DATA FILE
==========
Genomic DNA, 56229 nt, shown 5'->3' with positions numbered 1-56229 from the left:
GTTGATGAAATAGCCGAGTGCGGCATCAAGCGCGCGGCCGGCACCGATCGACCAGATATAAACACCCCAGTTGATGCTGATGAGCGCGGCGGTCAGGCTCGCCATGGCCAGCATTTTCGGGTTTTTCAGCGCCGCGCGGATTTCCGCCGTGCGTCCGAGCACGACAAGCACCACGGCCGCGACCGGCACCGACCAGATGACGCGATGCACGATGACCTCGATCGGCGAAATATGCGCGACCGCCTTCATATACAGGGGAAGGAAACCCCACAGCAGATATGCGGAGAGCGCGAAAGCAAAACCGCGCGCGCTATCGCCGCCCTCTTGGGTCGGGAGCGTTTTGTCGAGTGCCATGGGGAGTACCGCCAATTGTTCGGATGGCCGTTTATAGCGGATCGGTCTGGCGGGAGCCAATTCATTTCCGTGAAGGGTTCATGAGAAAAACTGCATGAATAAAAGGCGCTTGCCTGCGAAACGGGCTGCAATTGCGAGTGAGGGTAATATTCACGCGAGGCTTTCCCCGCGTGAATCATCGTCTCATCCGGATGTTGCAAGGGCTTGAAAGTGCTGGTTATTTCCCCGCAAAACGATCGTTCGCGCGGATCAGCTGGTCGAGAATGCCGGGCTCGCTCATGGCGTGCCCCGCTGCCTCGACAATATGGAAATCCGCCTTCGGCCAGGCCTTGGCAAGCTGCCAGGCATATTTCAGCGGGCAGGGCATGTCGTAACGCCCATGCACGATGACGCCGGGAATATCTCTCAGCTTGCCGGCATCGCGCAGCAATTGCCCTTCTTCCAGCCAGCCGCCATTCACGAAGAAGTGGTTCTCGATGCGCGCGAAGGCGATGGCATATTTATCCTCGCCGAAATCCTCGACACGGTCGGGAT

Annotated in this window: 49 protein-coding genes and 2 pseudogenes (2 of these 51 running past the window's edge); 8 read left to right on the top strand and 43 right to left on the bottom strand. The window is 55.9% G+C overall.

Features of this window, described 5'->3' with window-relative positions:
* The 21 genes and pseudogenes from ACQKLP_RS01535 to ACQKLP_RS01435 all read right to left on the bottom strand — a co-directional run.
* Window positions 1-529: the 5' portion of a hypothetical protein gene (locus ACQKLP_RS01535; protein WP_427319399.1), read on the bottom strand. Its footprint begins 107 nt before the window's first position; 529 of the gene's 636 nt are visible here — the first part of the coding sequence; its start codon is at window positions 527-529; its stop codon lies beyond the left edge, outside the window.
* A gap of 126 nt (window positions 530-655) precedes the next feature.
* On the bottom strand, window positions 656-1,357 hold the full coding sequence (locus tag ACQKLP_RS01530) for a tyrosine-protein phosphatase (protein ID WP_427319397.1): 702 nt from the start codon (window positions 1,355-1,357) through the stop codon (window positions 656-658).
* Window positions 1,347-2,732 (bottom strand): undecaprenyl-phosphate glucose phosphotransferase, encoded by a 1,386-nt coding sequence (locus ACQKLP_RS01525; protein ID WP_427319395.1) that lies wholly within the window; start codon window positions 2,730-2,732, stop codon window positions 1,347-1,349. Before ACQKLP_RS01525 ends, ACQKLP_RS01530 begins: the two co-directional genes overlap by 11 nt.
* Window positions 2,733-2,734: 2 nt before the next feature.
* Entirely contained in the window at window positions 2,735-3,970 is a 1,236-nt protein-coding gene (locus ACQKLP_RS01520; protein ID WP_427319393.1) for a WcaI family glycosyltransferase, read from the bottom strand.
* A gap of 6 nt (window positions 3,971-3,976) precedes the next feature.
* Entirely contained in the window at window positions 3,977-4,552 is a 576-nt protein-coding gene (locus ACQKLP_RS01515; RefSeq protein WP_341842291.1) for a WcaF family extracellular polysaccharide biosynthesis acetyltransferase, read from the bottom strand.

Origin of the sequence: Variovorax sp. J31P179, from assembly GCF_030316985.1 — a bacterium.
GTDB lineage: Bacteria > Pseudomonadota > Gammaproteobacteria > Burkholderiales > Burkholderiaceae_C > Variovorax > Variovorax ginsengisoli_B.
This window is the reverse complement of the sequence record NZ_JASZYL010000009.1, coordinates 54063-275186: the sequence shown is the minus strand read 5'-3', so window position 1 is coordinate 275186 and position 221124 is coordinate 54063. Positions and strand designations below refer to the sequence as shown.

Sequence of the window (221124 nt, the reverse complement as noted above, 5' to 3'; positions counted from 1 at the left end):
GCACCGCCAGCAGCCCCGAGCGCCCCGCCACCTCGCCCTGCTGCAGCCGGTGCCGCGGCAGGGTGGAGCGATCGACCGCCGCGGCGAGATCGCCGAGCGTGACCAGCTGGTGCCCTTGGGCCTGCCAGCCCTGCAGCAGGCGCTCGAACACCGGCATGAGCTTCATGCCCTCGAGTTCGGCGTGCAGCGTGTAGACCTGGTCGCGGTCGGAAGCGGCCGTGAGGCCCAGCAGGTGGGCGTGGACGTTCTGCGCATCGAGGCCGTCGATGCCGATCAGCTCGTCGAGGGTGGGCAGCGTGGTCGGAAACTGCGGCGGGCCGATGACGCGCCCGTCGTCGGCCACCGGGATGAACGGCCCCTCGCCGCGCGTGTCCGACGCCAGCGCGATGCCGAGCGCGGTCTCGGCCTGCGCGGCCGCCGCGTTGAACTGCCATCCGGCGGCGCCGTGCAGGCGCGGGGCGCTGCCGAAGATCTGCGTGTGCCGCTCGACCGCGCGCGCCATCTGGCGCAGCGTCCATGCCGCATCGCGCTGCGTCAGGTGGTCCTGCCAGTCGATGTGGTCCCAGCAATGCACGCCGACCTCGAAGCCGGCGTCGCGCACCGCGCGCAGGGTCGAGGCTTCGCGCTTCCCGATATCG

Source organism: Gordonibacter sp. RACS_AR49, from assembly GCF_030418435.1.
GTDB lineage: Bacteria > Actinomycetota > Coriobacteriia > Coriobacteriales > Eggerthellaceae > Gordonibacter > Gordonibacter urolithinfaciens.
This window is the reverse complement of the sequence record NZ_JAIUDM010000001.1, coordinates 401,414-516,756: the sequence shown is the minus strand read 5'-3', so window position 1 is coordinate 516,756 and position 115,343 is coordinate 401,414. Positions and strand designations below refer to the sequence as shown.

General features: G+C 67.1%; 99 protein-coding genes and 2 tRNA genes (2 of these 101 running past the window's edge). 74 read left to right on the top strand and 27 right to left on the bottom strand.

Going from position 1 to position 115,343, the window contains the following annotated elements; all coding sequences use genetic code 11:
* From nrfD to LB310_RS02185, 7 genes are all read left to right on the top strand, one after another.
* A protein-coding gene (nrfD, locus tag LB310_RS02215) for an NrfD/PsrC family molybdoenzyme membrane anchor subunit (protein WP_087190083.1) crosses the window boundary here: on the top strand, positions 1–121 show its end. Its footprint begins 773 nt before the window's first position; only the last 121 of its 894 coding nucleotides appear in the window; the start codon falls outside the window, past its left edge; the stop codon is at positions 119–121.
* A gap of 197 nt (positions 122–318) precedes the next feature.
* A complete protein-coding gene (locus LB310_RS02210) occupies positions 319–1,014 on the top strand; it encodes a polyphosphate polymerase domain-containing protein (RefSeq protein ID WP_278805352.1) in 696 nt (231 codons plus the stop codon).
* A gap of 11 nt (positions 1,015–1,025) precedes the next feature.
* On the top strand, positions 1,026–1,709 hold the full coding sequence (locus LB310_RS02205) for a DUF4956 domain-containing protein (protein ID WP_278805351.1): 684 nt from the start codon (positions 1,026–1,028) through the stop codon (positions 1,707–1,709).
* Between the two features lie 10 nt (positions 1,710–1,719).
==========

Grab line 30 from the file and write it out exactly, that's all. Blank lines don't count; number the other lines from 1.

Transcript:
* Between the two features lie 10 nt (positions 1,710–1,719).